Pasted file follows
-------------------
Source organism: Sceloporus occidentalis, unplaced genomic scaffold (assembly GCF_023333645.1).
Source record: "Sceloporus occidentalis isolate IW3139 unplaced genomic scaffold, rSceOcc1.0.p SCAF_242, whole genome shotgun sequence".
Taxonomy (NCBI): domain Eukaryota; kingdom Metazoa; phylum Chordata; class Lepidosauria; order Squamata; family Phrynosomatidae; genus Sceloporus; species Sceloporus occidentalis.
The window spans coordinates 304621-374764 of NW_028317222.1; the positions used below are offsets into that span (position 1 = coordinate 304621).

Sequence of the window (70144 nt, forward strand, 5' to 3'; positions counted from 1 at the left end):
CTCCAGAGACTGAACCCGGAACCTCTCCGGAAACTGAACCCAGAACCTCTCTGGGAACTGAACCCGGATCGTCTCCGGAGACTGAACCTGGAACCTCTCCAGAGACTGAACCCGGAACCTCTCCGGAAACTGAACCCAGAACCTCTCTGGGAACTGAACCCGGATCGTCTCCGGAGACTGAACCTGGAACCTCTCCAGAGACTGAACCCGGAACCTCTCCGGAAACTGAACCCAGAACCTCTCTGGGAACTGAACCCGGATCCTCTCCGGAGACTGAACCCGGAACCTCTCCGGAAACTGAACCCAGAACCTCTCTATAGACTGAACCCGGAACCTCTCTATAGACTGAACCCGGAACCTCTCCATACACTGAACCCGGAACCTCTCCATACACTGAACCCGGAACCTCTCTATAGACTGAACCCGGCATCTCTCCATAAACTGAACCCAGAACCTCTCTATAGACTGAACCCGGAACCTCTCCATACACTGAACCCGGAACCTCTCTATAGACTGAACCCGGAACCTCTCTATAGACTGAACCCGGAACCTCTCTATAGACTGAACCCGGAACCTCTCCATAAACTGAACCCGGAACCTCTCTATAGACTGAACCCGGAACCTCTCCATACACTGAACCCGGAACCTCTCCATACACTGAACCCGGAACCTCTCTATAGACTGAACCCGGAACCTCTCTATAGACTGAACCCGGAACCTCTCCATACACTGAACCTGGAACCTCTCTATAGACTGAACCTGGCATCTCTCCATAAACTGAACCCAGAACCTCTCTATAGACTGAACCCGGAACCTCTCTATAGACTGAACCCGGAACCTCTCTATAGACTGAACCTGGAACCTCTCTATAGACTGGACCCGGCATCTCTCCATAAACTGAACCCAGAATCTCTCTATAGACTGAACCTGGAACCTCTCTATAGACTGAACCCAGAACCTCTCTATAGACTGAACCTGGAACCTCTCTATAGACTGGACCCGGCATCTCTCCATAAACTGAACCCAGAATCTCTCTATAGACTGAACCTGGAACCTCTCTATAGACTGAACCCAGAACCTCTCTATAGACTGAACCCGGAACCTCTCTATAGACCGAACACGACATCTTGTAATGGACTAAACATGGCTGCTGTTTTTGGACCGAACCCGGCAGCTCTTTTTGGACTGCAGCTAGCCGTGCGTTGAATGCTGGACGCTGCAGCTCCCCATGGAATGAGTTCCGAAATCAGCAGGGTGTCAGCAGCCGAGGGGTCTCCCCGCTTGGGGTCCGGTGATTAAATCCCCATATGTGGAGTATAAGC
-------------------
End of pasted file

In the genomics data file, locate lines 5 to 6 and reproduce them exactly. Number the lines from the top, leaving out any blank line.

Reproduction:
Sequence of the window (70144 nt, forward strand, 5' to 3'; positions counted from 1 at the left end):
CTCCAGAGACTGAACCCGGAACCTCTCCGGAAACTGAACCCAGAACCTCTCTGGGAACTGAACCCGGATCGTCTCCGGAGACTGAACCTGGAACCTCTCCAGAGACTGAACCCGGAACCTCTCCGGAAACTGAACCCAGAACCTCTCTGGGAACTGAACCCGGATCGTCTCCGGAGACTGAACCTGGAACCTCTCCAGAGACTGAACCCGGAACCTCTCCGGAAACTGAACCCAGAACCTCTCTGGGAACTGAACCCGGATCCTCTCCGGAGACTGAACCCGGAACCTCTCCGGAAACTGAACCCAGAACCTCTCTATAGACTGAACCCGGAACCTCTCTATAGACTGAACCCGGAACCTCTCCATACACTGAACCCGGAACCTCTCCATACACTGAACCCGGAACCTCTCTATAGACTGAACCCGGCATCTCTCCATAAACTGAACCCAGAACCTCTCTATAGACTGAACCCGGAACCTCTCCATACACTGAACCCGGAACCTCTCTATAGACTGAACCCGGAACCTCTCTATAGACTGAACCCGGAACCTCTCTATAGACTGAACCCGGAACCTCTCCATAAACTGAACCCGGAACCTCTCTATAGACTGAACCCGGAACCTCTCCATACACTGAACCCGGAACCTCTCCATACACTGAACCCGGAACCTCTCTATAGACTGAACCCGGAACCTCTCTATAGACTGAACCCGGAACCTCTCCATACACTGAACCTGGAACCTCTCTATAGACTGAACCTGGCATCTCTCCATAAACTGAACCCAGAACCTCTCTATAGACTGAACCCGGAACCTCTCTATAGACTGAACCCGGAACCTCTCTATAGACTGAACCTGGAACCTCTCTATAGACTGGACCCGGCATCTCTCCATAAACTGAACCCAGAATCTCTCTATAGACTGAACCTGGAACCTCTCTATAGACTGAACCCAGAACCTCTCTATAGACTGAACCTGGAACCTCTCTATAGACTGGACCCGGCATCTCTCCATAAACTGAACCCAGAATCTCTCTATAGACTGAACCTGGAACCTCTCTATAGACTGAACCCAGAACCTCTCTATAGACTGAACCCGGAACCTCTCTATAGACCGAACACGACATCTTGTAATGGACTAAACATGGCTGCTGTTTTTGGACCGAACCCGGCAGCTCTTTTTGGACTGCAGCTAGCCGTGCGTTGAATGCTGGACGCTGCAGCTCCCCATGGAATGAGTTCCGAAATCAGCAGGGTGTCAGCAGCCGAGGGGTCTCCCCGCTTGGGGTCCGGTGATTAAATCCCCATATGTGGAGTATAAGC